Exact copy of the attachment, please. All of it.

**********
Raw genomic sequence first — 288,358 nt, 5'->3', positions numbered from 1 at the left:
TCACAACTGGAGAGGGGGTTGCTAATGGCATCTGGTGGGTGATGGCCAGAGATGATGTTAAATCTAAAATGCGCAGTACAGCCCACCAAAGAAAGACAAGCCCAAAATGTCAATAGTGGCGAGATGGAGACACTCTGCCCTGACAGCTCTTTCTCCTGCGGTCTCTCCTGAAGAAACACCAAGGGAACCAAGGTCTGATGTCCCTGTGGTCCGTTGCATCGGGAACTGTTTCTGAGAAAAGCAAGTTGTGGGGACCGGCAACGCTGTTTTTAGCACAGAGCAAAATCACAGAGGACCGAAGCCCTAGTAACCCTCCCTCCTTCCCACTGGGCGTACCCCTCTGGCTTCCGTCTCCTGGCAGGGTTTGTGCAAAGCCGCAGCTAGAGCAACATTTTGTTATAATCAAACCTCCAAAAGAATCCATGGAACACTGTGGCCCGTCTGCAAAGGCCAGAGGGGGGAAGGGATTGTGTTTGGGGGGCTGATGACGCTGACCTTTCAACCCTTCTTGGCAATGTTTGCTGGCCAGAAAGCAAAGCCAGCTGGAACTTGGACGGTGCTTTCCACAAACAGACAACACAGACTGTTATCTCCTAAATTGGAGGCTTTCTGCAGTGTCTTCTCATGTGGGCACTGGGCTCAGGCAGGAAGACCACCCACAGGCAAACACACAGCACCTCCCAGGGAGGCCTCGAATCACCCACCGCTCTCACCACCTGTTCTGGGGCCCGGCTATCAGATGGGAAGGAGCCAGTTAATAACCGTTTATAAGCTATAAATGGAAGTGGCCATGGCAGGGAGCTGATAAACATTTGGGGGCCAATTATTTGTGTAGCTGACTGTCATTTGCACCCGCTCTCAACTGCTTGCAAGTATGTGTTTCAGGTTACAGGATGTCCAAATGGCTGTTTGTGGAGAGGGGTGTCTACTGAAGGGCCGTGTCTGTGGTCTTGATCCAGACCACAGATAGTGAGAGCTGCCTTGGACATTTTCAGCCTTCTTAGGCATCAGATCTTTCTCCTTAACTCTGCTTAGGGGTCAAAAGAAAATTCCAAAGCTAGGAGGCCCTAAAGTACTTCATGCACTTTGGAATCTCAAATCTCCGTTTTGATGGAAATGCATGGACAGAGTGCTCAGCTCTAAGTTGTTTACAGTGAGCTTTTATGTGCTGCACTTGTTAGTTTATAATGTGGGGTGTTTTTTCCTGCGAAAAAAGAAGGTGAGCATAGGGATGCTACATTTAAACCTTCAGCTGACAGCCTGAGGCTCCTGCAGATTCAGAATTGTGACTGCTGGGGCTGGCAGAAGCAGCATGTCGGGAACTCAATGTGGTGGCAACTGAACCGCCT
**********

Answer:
Raw genomic sequence first — 288,358 nt, 5'->3', positions numbered from 1 at the left:
TCACAACTGGAGAGGGGGTTGCTAATGGCATCTGGTGGGTGATGGCCAGAGATGATGTTAAATCTAAAATGCGCAGTACAGCCCACCAAAGAAAGACAAGCCCAAAATGTCAATAGTGGCGAGATGGAGACACTCTGCCCTGACAGCTCTTTCTCCTGCGGTCTCTCCTGAAGAAACACCAAGGGAACCAAGGTCTGATGTCCCTGTGGTCCGTTGCATCGGGAACTGTTTCTGAGAAAAGCAAGTTGTGGGGACCGGCAACGCTGTTTTTAGCACAGAGCAAAATCACAGAGGACCGAAGCCCTAGTAACCCTCCCTCCTTCCCACTGGGCGTACCCCTCTGGCTTCCGTCTCCTGGCAGGGTTTGTGCAAAGCCGCAGCTAGAGCAACATTTTGTTATAATCAAACCTCCAAAAGAATCCATGGAACACTGTGGCCCGTCTGCAAAGGCCAGAGGGGGGAAGGGATTGTGTTTGGGGGGCTGATGACGCTGACCTTTCAACCCTTCTTGGCAATGTTTGCTGGCCAGAAAGCAAAGCCAGCTGGAACTTGGACGGTGCTTTCCACAAACAGACAACACAGACTGTTATCTCCTAAATTGGAGGCTTTCTGCAGTGTCTTCTCATGTGGGCACTGGGCTCAGGCAGGAAGACCACCCACAGGCAAACACACAGCACCTCCCAGGGAGGCCTCGAATCACCCACCGCTCTCACCACCTGTTCTGGGGCCCGGCTATCAGATGGGAAGGAGCCAGTTAATAACCGTTTATAAGCTATAAATGGAAGTGGCCATGGCAGGGAGCTGATAAACATTTGGGGGCCAATTATTTGTGTAGCTGACTGTCATTTGCACCCGCTCTCAACTGCTTGCAAGTATGTGTTTCAGGTTACAGGATGTCCAAATGGCTGTTTGTGGAGAGGGGTGTCTACTGAAGGGCCGTGTCTGTGGTCTTGATCCAGACCACAGATAGTGAGAGCTGCCTTGGACATTTTCAGCCTTCTTAGGCATCAGATCTTTCTCCTTAACTCTGCTTAGGGGTCAAAAGAAAATTCCAAAGCTAGGAGGCCCTAAAGTACTTCATGCACTTTGGAATCTCAAATCTCCGTTTTGATGGAAATGCATGGACAGAGTGCTCAGCTCTAAGTTGTTTACAGTGAGCTTTTATGTGCTGCACTTGTTAGTTTATAATGTGGGGTGTTTTTTCCTGCGAAAAAAGAAGGTGAGCATAGGGATGCTACATTTAAACCTTCAGCTGACAGCCTGAGGCTCCTGCAGATTCAGAATTGTGACTGCTGGGGCTGGCAGAAGCAGCATGTCGGGAACTCAATGTGGTGGCAACTGAACCGCCT